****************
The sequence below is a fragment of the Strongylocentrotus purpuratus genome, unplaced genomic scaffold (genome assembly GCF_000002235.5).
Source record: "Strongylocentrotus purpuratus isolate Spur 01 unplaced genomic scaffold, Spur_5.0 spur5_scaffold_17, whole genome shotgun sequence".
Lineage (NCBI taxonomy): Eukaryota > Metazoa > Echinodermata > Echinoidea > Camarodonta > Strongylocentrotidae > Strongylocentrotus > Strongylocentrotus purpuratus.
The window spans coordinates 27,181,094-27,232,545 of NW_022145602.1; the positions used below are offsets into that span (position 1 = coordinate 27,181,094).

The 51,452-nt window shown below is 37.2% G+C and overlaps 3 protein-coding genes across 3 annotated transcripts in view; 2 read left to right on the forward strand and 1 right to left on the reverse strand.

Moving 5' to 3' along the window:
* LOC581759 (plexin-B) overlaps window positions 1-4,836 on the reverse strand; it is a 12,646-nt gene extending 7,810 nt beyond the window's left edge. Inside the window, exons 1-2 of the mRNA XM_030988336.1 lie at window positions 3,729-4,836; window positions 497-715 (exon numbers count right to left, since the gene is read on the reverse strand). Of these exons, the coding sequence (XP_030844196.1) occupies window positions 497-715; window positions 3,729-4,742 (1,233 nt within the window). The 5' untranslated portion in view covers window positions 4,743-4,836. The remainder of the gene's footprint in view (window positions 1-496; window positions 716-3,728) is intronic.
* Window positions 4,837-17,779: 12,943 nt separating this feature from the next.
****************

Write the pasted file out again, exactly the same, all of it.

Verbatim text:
The sequence below is a fragment of the Strongylocentrotus purpuratus genome, unplaced genomic scaffold (genome assembly GCF_000002235.5).
Source record: "Strongylocentrotus purpuratus isolate Spur 01 unplaced genomic scaffold, Spur_5.0 spur5_scaffold_17, whole genome shotgun sequence".
Lineage (NCBI taxonomy): Eukaryota > Metazoa > Echinodermata > Echinoidea > Camarodonta > Strongylocentrotidae > Strongylocentrotus > Strongylocentrotus purpuratus.
The window spans coordinates 27,181,094-27,232,545 of NW_022145602.1; the positions used below are offsets into that span (position 1 = coordinate 27,181,094).

The 51,452-nt window shown below is 37.2% G+C and overlaps 3 protein-coding genes across 3 annotated transcripts in view; 2 read left to right on the forward strand and 1 right to left on the reverse strand.

Moving 5' to 3' along the window:
* LOC581759 (plexin-B) overlaps window positions 1-4,836 on the reverse strand; it is a 12,646-nt gene extending 7,810 nt beyond the window's left edge. Inside the window, exons 1-2 of the mRNA XM_030988336.1 lie at window positions 3,729-4,836; window positions 497-715 (exon numbers count right to left, since the gene is read on the reverse strand). Of these exons, the coding sequence (XP_030844196.1) occupies window positions 497-715; window positions 3,729-4,742 (1,233 nt within the window). The 5' untranslated portion in view covers window positions 4,743-4,836. The remainder of the gene's footprint in view (window positions 1-496; window positions 716-3,728) is intronic.
* Window positions 4,837-17,779: 12,943 nt separating this feature from the next.